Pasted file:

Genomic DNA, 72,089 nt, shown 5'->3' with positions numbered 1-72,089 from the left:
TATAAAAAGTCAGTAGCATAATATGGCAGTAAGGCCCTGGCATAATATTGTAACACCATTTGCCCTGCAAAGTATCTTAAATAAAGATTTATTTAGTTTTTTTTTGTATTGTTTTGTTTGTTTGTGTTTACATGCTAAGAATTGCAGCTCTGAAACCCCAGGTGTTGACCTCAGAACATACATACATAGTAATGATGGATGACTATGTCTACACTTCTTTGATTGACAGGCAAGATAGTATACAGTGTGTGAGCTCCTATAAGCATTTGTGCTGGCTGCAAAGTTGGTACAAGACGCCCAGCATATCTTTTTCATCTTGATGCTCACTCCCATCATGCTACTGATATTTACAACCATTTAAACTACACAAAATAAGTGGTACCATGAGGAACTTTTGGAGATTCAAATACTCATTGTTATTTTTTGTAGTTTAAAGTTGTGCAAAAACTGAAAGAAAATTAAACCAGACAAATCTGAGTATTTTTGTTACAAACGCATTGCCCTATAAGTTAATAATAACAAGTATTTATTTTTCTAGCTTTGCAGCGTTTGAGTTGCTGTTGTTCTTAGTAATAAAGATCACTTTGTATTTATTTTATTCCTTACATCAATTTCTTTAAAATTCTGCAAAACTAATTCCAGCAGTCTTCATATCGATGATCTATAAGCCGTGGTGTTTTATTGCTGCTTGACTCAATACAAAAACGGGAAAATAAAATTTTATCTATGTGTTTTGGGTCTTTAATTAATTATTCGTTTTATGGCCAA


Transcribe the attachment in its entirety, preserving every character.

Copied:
Genomic DNA, 72,089 nt, shown 5'->3' with positions numbered 1-72,089 from the left:
TATAAAAAGTCAGTAGCATAATATGGCAGTAAGGCCCTGGCATAATATTGTAACACCATTTGCCCTGCAAAGTATCTTAAATAAAGATTTATTTAGTTTTTTTTTGTATTGTTTTGTTTGTTTGTGTTTACATGCTAAGAATTGCAGCTCTGAAACCCCAGGTGTTGACCTCAGAACATACATACATAGTAATGATGGATGACTATGTCTACACTTCTTTGATTGACAGGCAAGATAGTATACAGTGTGTGAGCTCCTATAAGCATTTGTGCTGGCTGCAAAGTTGGTACAAGACGCCCAGCATATCTTTTTCATCTTGATGCTCACTCCCATCATGCTACTGATATTTACAACCATTTAAACTACACAAAATAAGTGGTACCATGAGGAACTTTTGGAGATTCAAATACTCATTGTTATTTTTTGTAGTTTAAAGTTGTGCAAAAACTGAAAGAAAATTAAACCAGACAAATCTGAGTATTTTTGTTACAAACGCATTGCCCTATAAGTTAATAATAACAAGTATTTATTTTTCTAGCTTTGCAGCGTTTGAGTTGCTGTTGTTCTTAGTAATAAAGATCACTTTGTATTTATTTTATTCCTTACATCAATTTCTTTAAAATTCTGCAAAACTAATTCCAGCAGTCTTCATATCGATGATCTATAAGCCGTGGTGTTTTATTGCTGCTTGACTCAATACAAAAACGGGAAAATAAAATTTTATCTATGTGTTTTGGGTCTTTAATTAATTATTCGTTTTATGGCCAA